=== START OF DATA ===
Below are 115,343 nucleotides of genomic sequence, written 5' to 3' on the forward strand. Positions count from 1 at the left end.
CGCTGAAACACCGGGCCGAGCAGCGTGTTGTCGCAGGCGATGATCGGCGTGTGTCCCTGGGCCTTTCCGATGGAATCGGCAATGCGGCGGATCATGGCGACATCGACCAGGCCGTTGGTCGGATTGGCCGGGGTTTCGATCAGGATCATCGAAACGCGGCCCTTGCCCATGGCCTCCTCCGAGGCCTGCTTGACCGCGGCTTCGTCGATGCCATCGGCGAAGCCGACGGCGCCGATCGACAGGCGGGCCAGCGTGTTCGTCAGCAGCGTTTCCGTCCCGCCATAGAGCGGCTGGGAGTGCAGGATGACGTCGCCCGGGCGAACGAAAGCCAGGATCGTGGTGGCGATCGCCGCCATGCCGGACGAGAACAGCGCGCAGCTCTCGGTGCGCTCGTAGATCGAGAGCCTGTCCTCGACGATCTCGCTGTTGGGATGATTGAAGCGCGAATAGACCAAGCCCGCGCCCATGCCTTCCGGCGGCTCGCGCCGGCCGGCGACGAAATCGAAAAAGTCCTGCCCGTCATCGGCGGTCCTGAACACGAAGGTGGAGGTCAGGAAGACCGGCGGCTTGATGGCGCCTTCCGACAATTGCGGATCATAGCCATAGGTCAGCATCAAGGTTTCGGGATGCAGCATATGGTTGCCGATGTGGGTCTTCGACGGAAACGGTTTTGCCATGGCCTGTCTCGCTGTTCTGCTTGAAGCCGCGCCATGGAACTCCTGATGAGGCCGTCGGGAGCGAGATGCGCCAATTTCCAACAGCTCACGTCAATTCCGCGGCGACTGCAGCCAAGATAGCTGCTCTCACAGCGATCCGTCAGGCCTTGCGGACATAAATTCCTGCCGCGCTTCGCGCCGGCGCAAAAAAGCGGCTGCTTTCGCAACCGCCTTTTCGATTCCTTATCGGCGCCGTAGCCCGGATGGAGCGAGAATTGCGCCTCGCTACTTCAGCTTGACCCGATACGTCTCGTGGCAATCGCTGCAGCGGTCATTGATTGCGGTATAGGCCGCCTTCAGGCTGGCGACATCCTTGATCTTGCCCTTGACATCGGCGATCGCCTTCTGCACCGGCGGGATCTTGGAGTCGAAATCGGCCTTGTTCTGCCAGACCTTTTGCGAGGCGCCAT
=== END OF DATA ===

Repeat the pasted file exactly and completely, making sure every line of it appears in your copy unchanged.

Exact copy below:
Below are 115,343 nucleotides of genomic sequence, written 5' to 3' on the forward strand. Positions count from 1 at the left end.
CGCTGAAACACCGGGCCGAGCAGCGTGTTGTCGCAGGCGATGATCGGCGTGTGTCCCTGGGCCTTTCCGATGGAATCGGCAATGCGGCGGATCATGGCGACATCGACCAGGCCGTTGGTCGGATTGGCCGGGGTTTCGATCAGGATCATCGAAACGCGGCCCTTGCCCATGGCCTCCTCCGAGGCCTGCTTGACCGCGGCTTCGTCGATGCCATCGGCGAAGCCGACGGCGCCGATCGACAGGCGGGCCAGCGTGTTCGTCAGCAGCGTTTCCGTCCCGCCATAGAGCGGCTGGGAGTGCAGGATGACGTCGCCCGGGCGAACGAAAGCCAGGATCGTGGTGGCGATCGCCGCCATGCCGGACGAGAACAGCGCGCAGCTCTCGGTGCGCTCGTAGATCGAGAGCCTGTCCTCGACGATCTCGCTGTTGGGATGATTGAAGCGCGAATAGACCAAGCCCGCGCCCATGCCTTCCGGCGGCTCGCGCCGGCCGGCGACGAAATCGAAAAAGTCCTGCCCGTCATCGGCGGTCCTGAACACGAAGGTGGAGGTCAGGAAGACCGGCGGCTTGATGGCGCCTTCCGACAATTGCGGATCATAGCCATAGGTCAGCATCAAGGTTTCGGGATGCAGCATATGGTTGCCGATGTGGGTCTTCGACGGAAACGGTTTTGCCATGGCCTGTCTCGCTGTTCTGCTTGAAGCCGCGCCATGGAACTCCTGATGAGGCCGTCGGGAGCGAGATGCGCCAATTTCCAACAGCTCACGTCAATTCCGCGGCGACTGCAGCCAAGATAGCTGCTCTCACAGCGATCCGTCAGGCCTTGCGGACATAAATTCCTGCCGCGCTTCGCGCCGGCGCAAAAAAGCGGCTGCTTTCGCAACCGCCTTTTCGATTCCTTATCGGCGCCGTAGCCCGGATGGAGCGAGAATTGCGCCTCGCTACTTCAGCTTGACCCGATACGTCTCGTGGCAATCGCTGCAGCGGTCATTGATTGCGGTATAGGCCGCCTTCAGGCTGGCGACATCCTTGATCTTGCCCTTGACATCGGCGATCGCCTTCTGCACCGGCGGGATCTTGGAGTCGAAATCGGCCTTGTTCTGCCAGACCTTTTGCGAGGCGCCAT